Ole Miss adds master’s degree in medical marijuana

ole miss medical marijuana

The cannabis industry continues to expand, creating thousands of jobs every year. Sensing the need for accredited education on the plant, colleges across the country have begun to offer cannabis-centric programs. One major institute of higher learning in the South is taking things a step further, introducing a master’s degree in medical marijuana.

The University of Mississippi, more commonly known as Ole Miss, will begin offering the two-year graduate program in the fall of 2024. The school wanted to provide a stepping stone for people hoping to advance their careers or break into the evolving cannabis or supplements space. Since there is a crossover between the two fields, officials at Ole Miss wanted to appeal to a broader demographic of potential students.

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The university’s School of Pharmacy oversees the online coursework and will focus on cannabis as well as dietary supplements. The curriculum touches on history, pharmacology, product formulation, law, plant genomics, and other adjacent topics. 

“Since it’s entirely online, we do expect that we will have students that are partially or fully employed, particularly maybe even already fully employed in the industry, but they want to move ahead,” said David Colby, director of online graduate programs in the Ole Miss biomedical sciences department, in an interview with the Mississippi Clarion-Ledger.

“So perhaps they’re operating in an entry-level position, and they want to move into something with regulatory affairs or something with formulation and manufacturing or look at more analytical chemistry or R&D (research and development).”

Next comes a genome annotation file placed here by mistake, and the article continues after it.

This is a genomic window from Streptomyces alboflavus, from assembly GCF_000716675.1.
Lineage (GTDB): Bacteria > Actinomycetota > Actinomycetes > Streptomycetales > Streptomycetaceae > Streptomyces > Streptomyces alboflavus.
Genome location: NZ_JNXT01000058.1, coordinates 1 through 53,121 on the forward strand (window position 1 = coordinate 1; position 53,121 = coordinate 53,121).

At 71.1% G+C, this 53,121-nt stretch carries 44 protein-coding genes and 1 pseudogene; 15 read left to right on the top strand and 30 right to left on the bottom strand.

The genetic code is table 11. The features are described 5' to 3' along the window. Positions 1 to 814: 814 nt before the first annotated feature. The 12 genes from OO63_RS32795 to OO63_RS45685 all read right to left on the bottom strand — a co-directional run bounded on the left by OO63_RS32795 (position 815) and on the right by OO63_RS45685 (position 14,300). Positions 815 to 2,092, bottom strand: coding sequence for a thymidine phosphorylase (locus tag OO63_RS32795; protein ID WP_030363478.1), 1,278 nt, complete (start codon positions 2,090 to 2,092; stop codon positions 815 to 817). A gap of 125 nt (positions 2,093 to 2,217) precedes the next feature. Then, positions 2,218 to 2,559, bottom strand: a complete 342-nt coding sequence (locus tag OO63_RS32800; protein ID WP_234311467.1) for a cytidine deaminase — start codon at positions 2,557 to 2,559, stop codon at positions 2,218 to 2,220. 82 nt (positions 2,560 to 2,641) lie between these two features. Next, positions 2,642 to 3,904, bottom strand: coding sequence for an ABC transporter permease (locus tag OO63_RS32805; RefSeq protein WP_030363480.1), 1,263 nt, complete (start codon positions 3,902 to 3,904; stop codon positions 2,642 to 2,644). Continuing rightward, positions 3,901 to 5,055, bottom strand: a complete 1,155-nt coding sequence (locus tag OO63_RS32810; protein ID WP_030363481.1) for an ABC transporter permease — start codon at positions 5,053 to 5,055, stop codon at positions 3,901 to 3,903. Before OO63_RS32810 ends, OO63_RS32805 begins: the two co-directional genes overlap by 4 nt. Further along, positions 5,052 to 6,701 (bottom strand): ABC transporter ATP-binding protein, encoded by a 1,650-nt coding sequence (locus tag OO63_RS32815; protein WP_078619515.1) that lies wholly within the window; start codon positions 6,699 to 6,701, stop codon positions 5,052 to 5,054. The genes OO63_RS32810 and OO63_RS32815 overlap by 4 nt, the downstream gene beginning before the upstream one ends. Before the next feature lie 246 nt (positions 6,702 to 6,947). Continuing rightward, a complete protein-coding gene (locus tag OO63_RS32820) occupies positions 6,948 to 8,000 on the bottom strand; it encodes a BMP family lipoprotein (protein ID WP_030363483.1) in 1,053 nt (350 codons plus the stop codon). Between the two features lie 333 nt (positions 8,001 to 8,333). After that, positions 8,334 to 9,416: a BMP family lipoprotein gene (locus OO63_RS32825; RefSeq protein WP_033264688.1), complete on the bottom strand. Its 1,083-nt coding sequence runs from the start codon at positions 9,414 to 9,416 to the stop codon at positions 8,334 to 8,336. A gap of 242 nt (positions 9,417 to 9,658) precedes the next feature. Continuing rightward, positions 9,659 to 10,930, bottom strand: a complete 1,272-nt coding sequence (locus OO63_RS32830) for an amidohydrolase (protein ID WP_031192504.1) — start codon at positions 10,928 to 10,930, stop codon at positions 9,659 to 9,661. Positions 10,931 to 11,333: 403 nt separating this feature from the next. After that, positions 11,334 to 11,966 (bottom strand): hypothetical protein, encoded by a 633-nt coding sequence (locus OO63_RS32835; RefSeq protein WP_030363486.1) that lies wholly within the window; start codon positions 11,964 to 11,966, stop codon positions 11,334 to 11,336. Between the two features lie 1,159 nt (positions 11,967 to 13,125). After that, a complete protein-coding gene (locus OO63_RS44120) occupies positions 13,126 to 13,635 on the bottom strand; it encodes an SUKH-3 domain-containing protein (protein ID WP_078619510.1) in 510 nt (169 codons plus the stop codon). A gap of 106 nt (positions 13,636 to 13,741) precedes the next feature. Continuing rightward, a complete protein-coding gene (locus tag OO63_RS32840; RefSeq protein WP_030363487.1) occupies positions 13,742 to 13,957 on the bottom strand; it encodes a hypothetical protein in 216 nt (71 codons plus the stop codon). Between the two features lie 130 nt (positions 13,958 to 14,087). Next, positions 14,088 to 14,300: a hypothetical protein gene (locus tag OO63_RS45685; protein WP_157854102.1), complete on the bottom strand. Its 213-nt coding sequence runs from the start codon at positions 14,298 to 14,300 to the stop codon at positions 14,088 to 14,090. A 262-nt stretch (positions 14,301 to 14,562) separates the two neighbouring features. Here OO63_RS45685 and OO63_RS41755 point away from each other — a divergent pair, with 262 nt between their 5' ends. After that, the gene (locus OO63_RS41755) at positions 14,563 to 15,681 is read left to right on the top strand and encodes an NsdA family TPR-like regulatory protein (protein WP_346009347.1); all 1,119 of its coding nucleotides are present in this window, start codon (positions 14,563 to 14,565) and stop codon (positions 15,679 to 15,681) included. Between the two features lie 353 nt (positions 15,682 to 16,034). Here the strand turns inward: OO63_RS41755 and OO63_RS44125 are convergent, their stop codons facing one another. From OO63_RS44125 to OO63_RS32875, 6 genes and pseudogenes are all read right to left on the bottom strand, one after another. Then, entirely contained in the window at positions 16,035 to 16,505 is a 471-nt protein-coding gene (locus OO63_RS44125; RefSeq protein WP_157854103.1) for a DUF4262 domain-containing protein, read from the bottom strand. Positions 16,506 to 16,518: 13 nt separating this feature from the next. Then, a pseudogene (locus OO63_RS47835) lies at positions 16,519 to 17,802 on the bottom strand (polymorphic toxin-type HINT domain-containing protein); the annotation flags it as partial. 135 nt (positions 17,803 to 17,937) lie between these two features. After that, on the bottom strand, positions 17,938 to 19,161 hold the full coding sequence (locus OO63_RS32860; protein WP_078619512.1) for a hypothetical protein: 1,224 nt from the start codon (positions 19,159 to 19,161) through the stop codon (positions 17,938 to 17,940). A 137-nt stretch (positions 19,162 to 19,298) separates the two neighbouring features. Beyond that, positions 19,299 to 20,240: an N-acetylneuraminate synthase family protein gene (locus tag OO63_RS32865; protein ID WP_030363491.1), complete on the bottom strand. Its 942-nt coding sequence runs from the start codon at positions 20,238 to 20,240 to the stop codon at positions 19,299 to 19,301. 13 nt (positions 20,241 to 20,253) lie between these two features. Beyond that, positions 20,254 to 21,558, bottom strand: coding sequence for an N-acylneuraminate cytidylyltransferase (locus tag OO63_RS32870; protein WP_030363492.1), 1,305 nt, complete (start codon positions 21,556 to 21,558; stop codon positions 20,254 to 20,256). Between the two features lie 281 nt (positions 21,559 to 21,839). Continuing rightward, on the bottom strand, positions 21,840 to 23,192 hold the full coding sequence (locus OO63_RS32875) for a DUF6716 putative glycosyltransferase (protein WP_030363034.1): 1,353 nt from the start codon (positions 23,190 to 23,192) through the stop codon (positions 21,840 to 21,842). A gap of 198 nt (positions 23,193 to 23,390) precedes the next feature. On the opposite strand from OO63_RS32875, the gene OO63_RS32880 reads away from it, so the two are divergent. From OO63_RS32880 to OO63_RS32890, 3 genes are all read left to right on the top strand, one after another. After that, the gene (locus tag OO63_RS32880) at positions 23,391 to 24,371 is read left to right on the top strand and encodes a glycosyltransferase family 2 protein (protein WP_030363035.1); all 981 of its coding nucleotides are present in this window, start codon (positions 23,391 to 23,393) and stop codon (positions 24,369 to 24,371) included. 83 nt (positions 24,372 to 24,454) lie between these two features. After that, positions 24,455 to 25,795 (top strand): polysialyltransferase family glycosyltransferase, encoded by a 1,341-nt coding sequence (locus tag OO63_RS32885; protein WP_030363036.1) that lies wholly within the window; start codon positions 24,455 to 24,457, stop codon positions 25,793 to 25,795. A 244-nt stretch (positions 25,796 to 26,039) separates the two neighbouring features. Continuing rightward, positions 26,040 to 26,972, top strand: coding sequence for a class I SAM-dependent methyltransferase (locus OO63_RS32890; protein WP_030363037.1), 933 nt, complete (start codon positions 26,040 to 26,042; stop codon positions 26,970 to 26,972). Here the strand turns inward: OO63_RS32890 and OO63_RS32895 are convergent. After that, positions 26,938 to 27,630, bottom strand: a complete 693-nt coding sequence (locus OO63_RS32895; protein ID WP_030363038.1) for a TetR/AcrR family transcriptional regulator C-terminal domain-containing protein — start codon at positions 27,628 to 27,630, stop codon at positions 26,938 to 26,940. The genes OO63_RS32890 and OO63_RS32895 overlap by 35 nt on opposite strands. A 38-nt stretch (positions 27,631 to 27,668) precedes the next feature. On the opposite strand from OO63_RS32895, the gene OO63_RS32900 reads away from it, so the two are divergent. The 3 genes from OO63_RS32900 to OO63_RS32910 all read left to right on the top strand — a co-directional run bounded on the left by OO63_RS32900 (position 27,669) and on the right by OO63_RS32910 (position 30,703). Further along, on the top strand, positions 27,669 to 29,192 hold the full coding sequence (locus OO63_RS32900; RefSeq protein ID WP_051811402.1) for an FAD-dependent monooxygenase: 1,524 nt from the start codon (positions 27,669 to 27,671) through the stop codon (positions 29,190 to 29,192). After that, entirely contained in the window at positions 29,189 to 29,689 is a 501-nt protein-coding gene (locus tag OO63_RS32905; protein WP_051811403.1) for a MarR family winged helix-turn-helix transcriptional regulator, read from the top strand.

While people may not think of Mississippi as a bastion of weed, Ole Miss has a long history of cannabis research on campus. For over half a century,  the school was the sole marijuana provider for scientific research in the U.S. Despite quality concerns, Ole Miss helped dozens of studies come to fruition.

Cannabis electives at the university tend to fill quickly, and school officials expect high demand for the new master’s program. Medical marijuana sales began earlier this year in The Magnolia State, seeing robust numbers despite the limited nature of the program.

As the cannabis industry grows, the need for skilled professionals increases. Adding education on the plant to pharmacy and medical school curricula is especially needed to bridge the gap for patients seeking relief.

Rachelle Gordon

Rachelle Gordon is a cannabis journalist and Editor of GreenState.com. She began her weed writing journey in 2015 and has been featured in High Times, CannabisNow, Beard Bros, MG, Skunk, Cannabis and Tech Today, and many others. Rachelle currently splits her time between Minneapolis and Oakland; her favorite cannabis cultivars include Silver Haze and Tangie. Follow Rachelle on Instagram @rachellethewriter